Why BlackRock founder Larry Fink is a revolutionary

Dhe man wears boring suits and rimless glasses that his optician should have advised against. He is neither particularly original nor particularly inspiring; by profession he is an asset manager. You can’t tell from the fact that the man, born in Los Angeles in 1952, now commands $ 10 trillion in fixed assets. Understatement is part of his self-marketing. And the camouflage of his power.

Rainer Hank

Freelance writer in the economy of the Frankfurter Allgemeine Sonntagszeitung.

Laurence “Larry” Fink is the name of this man. His company is called BlackRock, the world’s largest asset manager, who invests money for retirees, oligarchs and students, for sovereign wealth funds and small savers. In Germany, BlackRock became known outside the financial sector because the CDU politician Friedrich Merz worked for Fink for a while as a lobbyist. But that’s just by the way.

Fink is a revolutionary. It is thanks to him and his industry that stock saving has become attractive to everyone. It’s pretty simple too, all you need is a computer and an online financial platform. It is also cheap. I know what I’m talking about. For years my bank had sold me complicated funds that secured a wage and a living for many bank employees, while I was left with nothing.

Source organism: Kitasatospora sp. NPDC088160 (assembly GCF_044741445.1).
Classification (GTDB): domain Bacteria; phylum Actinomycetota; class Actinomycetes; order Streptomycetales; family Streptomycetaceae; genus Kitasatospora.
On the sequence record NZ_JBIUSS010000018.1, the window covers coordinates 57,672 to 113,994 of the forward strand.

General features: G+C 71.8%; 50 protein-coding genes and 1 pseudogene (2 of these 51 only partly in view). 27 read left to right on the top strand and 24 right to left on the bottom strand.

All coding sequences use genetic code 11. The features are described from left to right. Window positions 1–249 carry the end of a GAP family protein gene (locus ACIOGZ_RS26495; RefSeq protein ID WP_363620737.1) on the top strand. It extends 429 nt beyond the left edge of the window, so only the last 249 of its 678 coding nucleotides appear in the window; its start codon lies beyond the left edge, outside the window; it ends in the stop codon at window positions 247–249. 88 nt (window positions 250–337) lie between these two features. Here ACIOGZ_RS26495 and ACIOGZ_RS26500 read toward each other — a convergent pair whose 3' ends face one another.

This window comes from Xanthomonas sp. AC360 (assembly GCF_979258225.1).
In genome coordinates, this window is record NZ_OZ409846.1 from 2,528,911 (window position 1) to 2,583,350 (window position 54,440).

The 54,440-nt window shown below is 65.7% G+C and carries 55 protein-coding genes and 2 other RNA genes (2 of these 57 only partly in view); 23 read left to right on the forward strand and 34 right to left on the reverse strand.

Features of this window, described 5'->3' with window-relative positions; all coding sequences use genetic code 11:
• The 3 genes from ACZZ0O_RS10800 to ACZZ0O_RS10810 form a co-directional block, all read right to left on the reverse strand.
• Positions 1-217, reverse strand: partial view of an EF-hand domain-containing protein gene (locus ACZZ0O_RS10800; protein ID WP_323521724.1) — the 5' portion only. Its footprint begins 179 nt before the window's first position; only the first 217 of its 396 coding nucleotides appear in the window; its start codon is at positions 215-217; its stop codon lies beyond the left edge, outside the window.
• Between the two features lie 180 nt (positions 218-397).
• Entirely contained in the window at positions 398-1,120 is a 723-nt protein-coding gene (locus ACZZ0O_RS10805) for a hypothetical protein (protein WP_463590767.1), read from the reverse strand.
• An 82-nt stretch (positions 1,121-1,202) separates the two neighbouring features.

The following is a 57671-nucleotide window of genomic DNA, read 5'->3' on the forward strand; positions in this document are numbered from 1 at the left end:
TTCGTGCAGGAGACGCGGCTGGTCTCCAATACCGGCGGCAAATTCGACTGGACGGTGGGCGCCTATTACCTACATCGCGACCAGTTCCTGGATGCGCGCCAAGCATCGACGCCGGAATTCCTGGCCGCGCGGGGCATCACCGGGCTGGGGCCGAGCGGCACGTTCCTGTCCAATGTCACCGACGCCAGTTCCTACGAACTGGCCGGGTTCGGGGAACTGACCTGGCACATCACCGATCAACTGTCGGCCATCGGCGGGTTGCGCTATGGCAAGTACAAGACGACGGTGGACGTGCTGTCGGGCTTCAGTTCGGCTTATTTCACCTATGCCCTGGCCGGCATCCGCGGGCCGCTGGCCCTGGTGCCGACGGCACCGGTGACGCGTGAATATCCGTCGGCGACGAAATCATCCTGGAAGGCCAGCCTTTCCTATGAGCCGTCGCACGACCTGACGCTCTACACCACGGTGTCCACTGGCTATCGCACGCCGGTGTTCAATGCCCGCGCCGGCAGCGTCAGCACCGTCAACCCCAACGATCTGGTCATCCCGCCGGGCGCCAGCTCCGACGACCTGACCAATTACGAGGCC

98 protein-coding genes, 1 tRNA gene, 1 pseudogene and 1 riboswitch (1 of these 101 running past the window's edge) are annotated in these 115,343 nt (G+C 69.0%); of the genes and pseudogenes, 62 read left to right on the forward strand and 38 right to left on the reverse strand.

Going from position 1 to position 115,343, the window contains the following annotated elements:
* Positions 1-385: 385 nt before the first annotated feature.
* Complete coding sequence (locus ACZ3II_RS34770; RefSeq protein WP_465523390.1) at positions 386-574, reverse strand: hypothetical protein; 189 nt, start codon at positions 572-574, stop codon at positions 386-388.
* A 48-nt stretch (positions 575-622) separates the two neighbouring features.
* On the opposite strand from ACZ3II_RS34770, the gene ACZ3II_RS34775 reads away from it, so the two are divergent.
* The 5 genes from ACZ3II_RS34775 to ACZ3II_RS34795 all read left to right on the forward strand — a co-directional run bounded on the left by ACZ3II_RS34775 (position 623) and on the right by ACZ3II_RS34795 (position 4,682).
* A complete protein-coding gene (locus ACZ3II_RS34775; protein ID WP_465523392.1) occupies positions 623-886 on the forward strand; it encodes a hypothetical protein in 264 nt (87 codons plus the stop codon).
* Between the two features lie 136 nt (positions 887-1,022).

It doesn’t work without toughness

Fink and his colleagues do not claim to beat the market with ingenious ideas. As boring as Fink looks, his trick is boring: His funds (also known as ETFs) track stock market indices (Dax, Euro Stoxx, Dow Jones). And not even that idea came from Larry Fink himself. It goes back to the economist Eugene Fama and his theory of “efficient markets”, according to which even the smartest cannot beat the market.

Image: FT

When the former head of the US Federal Reserve, Paul Volcker, scoffed in 2008 that the only recent innovation in the financial industry was the invention of the ATM, he must have overlooked the index funds, which had their origins as far back as the 1970s but did not see their breakthrough until after the turn of the millennium . Contrary to what many think, capitalism is not there for the capitalists, but for the poor whom it makes rich. The index funds prove it. With a savings plan of 100 euros a month, assets of almost 100,000 euros could be built up in thirty years.



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